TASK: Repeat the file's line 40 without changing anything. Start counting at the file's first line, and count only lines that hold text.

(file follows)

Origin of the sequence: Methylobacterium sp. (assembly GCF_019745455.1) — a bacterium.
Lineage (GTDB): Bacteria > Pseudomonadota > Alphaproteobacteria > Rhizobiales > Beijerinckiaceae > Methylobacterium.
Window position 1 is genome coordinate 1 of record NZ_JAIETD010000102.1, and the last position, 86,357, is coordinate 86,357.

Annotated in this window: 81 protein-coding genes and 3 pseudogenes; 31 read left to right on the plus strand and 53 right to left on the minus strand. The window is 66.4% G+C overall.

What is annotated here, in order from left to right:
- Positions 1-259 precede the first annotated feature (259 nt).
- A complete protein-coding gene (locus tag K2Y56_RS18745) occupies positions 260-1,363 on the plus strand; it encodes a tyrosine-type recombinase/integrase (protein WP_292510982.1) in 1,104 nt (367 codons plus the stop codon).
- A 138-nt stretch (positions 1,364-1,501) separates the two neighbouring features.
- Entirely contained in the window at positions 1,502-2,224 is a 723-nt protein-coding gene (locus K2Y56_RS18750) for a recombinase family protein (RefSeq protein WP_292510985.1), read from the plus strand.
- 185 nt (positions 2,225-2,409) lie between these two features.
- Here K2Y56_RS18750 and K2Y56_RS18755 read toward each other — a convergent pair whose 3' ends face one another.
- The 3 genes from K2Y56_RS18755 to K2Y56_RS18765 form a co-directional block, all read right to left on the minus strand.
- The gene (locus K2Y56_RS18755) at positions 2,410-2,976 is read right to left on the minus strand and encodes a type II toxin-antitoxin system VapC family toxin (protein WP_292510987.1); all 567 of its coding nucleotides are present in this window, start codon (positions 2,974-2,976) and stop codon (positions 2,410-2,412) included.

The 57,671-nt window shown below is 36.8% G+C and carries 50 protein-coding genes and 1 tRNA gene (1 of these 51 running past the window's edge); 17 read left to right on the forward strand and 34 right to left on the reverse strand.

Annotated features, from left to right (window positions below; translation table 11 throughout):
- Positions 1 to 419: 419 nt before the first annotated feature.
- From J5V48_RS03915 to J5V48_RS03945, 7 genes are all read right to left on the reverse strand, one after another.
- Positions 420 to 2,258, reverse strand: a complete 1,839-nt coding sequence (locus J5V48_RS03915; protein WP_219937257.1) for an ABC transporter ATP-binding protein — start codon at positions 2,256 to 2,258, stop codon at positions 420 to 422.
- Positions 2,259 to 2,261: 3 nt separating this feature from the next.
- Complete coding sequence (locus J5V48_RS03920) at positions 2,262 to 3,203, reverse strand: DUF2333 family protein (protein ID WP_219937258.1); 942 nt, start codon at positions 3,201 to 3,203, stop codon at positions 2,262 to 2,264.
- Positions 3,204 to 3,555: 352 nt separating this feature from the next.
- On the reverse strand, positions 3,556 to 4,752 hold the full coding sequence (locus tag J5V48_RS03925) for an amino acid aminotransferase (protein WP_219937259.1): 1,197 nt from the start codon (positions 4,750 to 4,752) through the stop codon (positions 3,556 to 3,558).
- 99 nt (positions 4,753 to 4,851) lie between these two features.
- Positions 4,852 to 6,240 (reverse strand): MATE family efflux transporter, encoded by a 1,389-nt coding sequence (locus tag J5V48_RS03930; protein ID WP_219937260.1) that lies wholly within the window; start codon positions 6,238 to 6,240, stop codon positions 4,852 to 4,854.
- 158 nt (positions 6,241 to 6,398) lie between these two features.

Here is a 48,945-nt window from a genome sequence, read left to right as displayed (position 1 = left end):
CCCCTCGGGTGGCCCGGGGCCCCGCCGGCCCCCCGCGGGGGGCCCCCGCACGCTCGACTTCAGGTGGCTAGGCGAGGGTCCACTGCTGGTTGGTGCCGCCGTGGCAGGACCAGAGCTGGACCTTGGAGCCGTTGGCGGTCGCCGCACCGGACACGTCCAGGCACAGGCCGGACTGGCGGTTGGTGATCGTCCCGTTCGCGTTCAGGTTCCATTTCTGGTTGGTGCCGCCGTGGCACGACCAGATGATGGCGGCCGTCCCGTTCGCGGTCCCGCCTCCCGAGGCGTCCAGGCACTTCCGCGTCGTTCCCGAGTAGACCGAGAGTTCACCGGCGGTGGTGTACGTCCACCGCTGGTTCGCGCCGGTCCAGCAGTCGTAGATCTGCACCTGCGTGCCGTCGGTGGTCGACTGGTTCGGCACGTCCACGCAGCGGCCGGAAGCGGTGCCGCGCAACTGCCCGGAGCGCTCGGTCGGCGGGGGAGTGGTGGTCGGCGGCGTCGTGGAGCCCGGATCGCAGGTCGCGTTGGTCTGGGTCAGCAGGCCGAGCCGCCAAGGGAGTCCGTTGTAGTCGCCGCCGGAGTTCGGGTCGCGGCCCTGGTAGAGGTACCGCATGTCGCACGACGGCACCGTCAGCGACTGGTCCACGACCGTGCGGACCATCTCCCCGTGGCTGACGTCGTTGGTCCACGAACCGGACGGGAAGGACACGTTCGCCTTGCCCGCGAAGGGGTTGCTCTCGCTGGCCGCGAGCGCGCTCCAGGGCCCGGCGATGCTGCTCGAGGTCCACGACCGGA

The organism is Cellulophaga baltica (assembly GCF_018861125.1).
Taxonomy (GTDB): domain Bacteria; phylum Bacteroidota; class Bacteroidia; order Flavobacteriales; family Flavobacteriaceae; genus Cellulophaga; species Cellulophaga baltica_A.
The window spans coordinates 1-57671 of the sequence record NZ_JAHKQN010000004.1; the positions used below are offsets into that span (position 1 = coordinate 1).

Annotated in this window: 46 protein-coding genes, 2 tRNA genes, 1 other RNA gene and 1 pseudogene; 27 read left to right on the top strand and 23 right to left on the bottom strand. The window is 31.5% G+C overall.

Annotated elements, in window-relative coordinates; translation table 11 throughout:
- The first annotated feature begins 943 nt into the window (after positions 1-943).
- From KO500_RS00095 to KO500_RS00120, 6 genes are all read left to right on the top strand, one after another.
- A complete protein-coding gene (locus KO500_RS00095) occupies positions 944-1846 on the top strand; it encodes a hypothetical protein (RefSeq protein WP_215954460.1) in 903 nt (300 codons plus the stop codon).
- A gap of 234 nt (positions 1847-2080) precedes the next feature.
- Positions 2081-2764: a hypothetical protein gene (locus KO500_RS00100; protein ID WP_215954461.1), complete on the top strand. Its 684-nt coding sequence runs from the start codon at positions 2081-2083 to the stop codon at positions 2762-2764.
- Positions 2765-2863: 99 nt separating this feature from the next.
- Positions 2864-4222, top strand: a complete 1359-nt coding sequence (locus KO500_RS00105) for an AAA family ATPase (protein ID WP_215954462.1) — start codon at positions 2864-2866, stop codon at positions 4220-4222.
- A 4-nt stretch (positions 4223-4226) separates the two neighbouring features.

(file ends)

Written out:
- A 4-nt stretch (positions 4223-4226) separates the two neighbouring features.